literalist and subjective, Apollonian vs.  Dionysian.  The categories
aren't really distinct, like paint chips, but blur into one another along
a spectrum.  I would call a conductor like Stokowski "subjective" even
though he approached a score with the idea of being true to the composer's
spirit, if not to the letter: what Bach *would* have done, had he only
known the instruments.  This tradition goes back at least to the latter
part of the Nineteenth Century.  Mahler tinkered with Beethoven's Ninth.
People have been silently mucking about with Tchaikovsky symphonies ever
since they appeared.  The literalist view -- do at the very least what
the composer tells you -- owes its ascendance primarily to Toscanini.
But even Toscanini fiddled with scores, and no musical score intended
to be played by humans is complete.  William Steinberg, at the time head
of the Pittsburgh Symphony, once had a guest gig in Cleveland.  When he
got back, his players asked him how it went.  "Awful," he said.  "They
did everything I asked them to." Every conductor, and by extension
composer, depends on the skill and taste of individual musicians.  You
can't specify everything, although I get the impression that Mahler tried
in the detailed instructions in his scores.  I think the test lies in a
listener's impression.  After a performance, do you say, "This is Mozart's
Haffner,'" or "This is Beecham's Mozart"?  Each approach has its rewards
and its dangers.  At their best, literalists create the illusion that
you have snuck inside Mozart's head.  At their worst, you get nothing
but dead music.  The successful subjectivist gives you a unique view of
a score that illuminates it.  When he or she fails, you get a distortion,
a grotesquerie.

I must admit I've changed over the years.  I began as a rabid fan of
literalists.  Toscanini could do no wrong.  Conductors like Mengelberg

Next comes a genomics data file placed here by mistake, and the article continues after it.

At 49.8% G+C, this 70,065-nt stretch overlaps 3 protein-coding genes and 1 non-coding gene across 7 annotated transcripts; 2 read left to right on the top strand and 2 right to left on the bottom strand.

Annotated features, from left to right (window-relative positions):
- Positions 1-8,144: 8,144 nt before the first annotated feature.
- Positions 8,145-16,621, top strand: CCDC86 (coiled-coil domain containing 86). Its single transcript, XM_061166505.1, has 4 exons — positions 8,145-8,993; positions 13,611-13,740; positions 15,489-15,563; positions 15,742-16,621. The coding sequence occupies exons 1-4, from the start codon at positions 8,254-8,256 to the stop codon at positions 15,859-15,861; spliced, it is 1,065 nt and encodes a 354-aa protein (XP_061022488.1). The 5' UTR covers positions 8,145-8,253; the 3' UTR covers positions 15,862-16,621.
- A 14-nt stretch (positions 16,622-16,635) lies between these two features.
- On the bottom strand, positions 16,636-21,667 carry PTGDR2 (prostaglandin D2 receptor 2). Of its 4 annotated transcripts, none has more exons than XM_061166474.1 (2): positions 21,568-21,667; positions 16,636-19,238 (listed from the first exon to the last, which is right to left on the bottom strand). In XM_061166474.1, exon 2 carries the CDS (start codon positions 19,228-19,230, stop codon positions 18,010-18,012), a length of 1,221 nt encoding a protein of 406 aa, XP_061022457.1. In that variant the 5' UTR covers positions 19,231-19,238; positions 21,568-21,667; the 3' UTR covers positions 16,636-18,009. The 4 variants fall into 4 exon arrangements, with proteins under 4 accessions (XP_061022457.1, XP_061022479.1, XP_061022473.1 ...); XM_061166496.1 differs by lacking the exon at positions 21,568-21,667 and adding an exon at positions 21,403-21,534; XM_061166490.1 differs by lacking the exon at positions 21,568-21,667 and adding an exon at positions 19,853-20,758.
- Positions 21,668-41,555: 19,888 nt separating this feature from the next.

and Stokowski struck me as pure corn.  Now, however, Toscanini often
bores me, while Mengelberg and Furtwaengler invite me on voyages of
intellectual and emotional discovery.  Nevertheless, the major constant
in my listening has remained George Szell.  He has never lost his
fascination.

Szell stood out among the crowd mainly because of his precision. 
Every note cleanly articulated, every rhythm accurate, every line
in its proper place in the texture.  The Berlin Philharmonic itself
(especially under Karajan) could not match the Cleveland in this regard.
Even Szell's Debussy emphasized the contrapuntal -- heresy at the time
(some called his recording of La Mer, Das Meer, even La Merde), but today
more and more the norm.  However, his detractors used this very precision
against him by equating it with coldness, as if some degree of sloppiness
guaranteed inner soul.  I think it fairer to say that the emotion in
Szell's readings roamed over a range of warmth.  There was generally
one, and one only, loudest point in a movement.  We've all encountered
conductors who've never met a forte they didn't want to smash and
consequently have nowhere else to go.  They specialize in momentary jolts
and jabs until eventually you no longer care, like listening to a marathon
political harangue.  They deliver a monochromatic reading.  While Szell
had his flaws, I wouldn't call coldness one of them.  After all, he was
known for his Brahms, Wagner, Dvorak, Tchaikovsky, and Richard Strauss,
none of whom really flourish in flat readings.  He gave live (though
unfortunately never commercially released) the great postwar readings
of Verdi's Requiem.

Like Stokowski, Szell had a vision, quite different from Stokowski's,